C has ridden for a long time on the fact that we didn't know how to combine high performance and systems functionality with high abstraction languages, so you had your choice of C or C-like and fast, or high abstraction and slow, like Python or Perl or Ruby. This gap is closing, fairly quickly now, and once it does C will start experiencing a rapid decline into a niche language, rather than the lingua franca of computing. It has advantages that have kept it going for a long time, but it has terrible disadvantages too, and once the two are separable, people are going to want to so separate.

Already a great deal of what was once automatically C or C++ has gone to some sort of bytecode (Java or .Net), even on things you would used to simply automatically assume to be "embedded", like your cell phone. The decline has already started.

Of course it won't die. Computer languages never really die. You can still get a job doing COBOL, and in fact get paid quite well. But 10 years from now, I think on the systems considered "modern" at the time, it will not be the "default" language anymore.


Rust is the sole _potential_ C competitor I've come across but the language isn't even finalized last I checked so it hardly constitute a challenge to C as of yet. A new language showing up doesn't mean it will gain any traction.

As for the higher level languages closing the gap, that is certainly not my experience and I've seen no benchmarks to this effect. And I'm not talking about Python or Ruby and the likes which are in an entirely different category, I'm talking about C#, Java, etc. They are still alot slower on cpu intensive code, also they certainly doesn't fulfill other important properties of C like small memory footprint.

The notion that there was some 'magic piece of the puzzle' missing which has been solved in making high level languages perform like low level languages like C comes across as nonsense to me. Higher level languages sacrifice speed for convenience and safety, depending on your demands that can often be a very wise sacrifice, in the areas where C excels it's likely often not.

Also cell-phones (which are really the upper-end of 'embedded') run a kernel and system-level code written in C doing the heavy lifting system-wise, also performance demanding applications (higher-end games) are often still written in native code on these phones.

There's certainly room for a more 'modern' C, maybe something else has replaced C in 10 years, but I don't see it being any of the languages we are discussing today, not even Rust. As it stands, I think C will remain dominant in the aforementioned domains.

Guess we are going to have to disagree, history will prove one of us right I suppose :)


ATS is far better than Rust and C.


I don't know, Rust has Mozilla behind it, and lots of active development and (for a new programming language) a pretty decent community.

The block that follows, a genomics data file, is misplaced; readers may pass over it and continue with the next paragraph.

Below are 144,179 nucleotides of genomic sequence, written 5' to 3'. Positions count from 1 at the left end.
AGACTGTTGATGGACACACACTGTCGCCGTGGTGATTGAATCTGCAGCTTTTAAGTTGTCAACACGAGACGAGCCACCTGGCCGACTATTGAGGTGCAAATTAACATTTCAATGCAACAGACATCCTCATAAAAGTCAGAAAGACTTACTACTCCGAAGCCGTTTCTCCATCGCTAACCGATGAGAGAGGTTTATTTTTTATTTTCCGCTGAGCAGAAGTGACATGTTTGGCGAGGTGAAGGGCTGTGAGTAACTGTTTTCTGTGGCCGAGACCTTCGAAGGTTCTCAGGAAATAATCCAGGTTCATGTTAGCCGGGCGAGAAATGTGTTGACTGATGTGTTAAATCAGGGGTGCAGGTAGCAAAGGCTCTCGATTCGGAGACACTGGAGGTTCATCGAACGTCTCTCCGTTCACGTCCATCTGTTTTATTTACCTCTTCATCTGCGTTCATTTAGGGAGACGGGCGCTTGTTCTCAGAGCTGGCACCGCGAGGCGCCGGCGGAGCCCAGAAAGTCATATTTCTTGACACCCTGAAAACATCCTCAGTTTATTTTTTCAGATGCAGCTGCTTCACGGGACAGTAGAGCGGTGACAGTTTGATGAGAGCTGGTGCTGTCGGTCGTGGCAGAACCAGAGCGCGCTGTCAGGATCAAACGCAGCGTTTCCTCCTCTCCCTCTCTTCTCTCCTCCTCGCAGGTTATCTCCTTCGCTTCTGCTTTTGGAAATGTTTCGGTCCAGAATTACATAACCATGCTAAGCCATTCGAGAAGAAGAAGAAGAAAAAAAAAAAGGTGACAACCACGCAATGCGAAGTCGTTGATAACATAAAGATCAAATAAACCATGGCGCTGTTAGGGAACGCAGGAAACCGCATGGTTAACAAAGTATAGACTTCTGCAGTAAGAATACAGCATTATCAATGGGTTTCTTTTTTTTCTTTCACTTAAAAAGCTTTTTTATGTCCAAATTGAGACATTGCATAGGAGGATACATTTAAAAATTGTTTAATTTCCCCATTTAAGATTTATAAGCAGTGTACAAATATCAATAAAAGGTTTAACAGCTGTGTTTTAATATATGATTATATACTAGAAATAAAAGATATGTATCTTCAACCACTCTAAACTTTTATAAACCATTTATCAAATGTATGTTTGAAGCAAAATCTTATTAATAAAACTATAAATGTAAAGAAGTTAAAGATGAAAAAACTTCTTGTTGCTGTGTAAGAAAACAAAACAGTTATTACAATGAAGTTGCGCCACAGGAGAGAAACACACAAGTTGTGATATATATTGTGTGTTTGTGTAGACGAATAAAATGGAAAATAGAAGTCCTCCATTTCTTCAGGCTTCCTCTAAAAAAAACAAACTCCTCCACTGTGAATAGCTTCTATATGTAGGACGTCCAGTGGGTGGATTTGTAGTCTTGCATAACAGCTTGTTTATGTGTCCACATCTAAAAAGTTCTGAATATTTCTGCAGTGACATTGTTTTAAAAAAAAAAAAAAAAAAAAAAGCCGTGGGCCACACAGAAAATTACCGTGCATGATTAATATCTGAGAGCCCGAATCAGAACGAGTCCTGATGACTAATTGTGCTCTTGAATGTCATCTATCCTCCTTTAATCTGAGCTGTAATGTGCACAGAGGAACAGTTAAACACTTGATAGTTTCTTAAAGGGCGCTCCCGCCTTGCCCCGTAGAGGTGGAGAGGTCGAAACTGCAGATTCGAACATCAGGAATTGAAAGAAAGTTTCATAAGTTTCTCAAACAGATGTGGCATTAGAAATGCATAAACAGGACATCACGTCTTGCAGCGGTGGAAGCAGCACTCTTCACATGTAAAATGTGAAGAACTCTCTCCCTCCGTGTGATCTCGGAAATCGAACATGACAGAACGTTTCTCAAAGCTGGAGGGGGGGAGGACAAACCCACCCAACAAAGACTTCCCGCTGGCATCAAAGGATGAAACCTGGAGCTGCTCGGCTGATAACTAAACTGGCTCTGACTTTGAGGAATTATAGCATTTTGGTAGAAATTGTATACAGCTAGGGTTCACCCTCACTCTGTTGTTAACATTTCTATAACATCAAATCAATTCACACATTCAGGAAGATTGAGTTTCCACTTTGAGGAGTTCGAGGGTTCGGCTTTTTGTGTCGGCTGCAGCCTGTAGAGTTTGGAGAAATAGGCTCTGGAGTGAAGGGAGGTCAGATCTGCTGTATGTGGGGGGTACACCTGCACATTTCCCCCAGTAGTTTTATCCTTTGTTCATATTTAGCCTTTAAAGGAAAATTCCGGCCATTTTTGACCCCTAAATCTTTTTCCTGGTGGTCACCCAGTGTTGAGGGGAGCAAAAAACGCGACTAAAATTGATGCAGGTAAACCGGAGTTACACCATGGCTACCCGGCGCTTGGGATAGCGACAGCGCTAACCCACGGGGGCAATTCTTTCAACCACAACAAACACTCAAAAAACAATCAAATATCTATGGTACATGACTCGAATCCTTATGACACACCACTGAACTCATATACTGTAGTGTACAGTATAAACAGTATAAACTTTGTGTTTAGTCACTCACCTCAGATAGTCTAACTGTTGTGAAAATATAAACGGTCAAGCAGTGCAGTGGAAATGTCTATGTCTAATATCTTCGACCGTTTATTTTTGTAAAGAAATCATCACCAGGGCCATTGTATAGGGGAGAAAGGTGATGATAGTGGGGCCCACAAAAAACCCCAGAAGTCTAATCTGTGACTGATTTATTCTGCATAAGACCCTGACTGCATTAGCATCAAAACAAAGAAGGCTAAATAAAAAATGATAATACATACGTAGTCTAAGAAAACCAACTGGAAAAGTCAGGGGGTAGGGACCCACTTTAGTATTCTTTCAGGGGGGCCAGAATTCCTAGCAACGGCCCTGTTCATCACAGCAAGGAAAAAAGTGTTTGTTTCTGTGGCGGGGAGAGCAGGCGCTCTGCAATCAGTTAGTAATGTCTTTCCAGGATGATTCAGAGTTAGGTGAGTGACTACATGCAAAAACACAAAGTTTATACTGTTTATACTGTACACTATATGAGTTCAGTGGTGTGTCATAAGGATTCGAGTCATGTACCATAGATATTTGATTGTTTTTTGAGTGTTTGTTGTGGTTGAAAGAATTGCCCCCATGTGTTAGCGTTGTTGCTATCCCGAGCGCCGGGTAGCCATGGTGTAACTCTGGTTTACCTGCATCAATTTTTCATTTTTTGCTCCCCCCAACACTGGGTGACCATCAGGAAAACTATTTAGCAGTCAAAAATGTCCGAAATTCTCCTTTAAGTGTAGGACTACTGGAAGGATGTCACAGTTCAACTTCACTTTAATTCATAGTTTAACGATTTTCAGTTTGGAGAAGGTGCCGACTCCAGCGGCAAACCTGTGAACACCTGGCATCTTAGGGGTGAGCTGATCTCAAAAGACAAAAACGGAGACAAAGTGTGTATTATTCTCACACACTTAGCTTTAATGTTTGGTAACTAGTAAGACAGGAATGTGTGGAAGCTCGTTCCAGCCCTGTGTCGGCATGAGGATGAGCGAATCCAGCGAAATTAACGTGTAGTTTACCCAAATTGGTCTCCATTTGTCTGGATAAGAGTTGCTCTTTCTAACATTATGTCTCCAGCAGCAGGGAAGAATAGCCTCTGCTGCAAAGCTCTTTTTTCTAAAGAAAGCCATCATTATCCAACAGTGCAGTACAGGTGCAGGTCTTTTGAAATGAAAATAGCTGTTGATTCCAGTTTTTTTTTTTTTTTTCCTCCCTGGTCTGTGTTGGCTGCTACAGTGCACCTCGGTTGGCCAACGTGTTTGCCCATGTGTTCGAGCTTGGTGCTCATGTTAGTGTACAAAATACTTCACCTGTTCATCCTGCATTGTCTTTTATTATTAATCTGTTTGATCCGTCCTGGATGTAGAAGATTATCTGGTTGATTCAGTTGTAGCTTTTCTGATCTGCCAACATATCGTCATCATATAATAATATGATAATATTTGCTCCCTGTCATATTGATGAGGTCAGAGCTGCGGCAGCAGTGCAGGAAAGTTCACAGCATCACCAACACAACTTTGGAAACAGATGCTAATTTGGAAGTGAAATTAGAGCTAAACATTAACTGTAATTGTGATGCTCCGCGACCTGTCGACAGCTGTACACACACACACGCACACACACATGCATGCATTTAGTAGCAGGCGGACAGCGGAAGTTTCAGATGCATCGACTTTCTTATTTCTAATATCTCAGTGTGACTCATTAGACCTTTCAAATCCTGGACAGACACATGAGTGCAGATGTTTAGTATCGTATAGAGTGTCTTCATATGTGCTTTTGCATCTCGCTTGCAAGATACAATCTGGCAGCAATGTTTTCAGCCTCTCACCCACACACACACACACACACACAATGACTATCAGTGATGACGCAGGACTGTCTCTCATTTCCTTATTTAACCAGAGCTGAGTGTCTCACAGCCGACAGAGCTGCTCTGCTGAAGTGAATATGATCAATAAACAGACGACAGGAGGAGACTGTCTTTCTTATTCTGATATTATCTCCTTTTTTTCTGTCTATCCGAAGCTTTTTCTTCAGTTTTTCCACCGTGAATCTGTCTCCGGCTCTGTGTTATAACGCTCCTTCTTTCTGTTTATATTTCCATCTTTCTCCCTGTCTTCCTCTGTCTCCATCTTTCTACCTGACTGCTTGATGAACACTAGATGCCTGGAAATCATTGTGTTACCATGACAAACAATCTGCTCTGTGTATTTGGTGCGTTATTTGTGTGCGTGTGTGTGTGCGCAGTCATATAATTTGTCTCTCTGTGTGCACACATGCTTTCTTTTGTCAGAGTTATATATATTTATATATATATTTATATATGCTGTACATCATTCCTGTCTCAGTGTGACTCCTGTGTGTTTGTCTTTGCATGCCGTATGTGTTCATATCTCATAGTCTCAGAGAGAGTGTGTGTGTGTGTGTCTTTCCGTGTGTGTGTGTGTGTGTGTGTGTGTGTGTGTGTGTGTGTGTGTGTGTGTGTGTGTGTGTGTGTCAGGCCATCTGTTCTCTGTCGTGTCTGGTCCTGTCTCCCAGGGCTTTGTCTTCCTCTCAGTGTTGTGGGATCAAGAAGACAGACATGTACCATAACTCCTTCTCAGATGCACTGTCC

ATS is hosted on SourceForge, and looks to be someone's research project. That's totally fine, and it may actually be _better_, but the real world often doesn't care about better.

If I was a betting man, I'd be putting chips down on Rust. (and I sort of am...)

That said, the more programming languages the merrier!


Rust may be more successful but at this time ATS is a better C replacement. Mainly because Rust is currently tied to a runtime and garbage collector. But also because ATS has better features for describing the API boundaries when calling into C and back (ie. FFI).

Rust will grow into these areas I'm sure because Mozilla will need them for Servo and safer programming.


Seems fair.


Care to motivate? I am curious, I don't know ATS


The positives about C:

It's high-level assembly language. Thus, it allows you to write code with a very small barrier between you and the machine instructions, but with enough of a barrier that you can reuse and organize your code logically. At the same time, it gives you most of the speed and raw bit manipulation of machine code.

The negatives about C:

You're almost as likely to introduce completely silent catastrophic memory corruption with every operation than you are to actually accomplish the task you're trying to do. Most of the things which would normally be bugs are also now major security breaches. C's structure also makes it extremely difficult to do static analysis, making it difficult to find bugs, security vulnerabilities, and make performance optimizations.

How ATS helps:

ATS addresses a lot of these issues by emitting efficient C code. However, at a higher level ATS combines C with an extremely strong type system (dependent typing) which allows you to do things like verify statically that there are no out-of-bound memory accesses through typing. It can do even stronger things like prove your code correct.


Here's an example of how ATS makes a C API safer, similar to the API in the K&R example (it deals with memory/string copying): http://www.bluishcoder.co.nz/2012/08/30/safer-handling-of-c-...

ATS provides all the low level hackery that C can do but allows more information to be encoded in types to ensure that is safe. It also provides high level features from functional programming languages like higher order functions, pattern matching, etc.


Any new language will have a maturity gap to make up for that will be hard to bridge.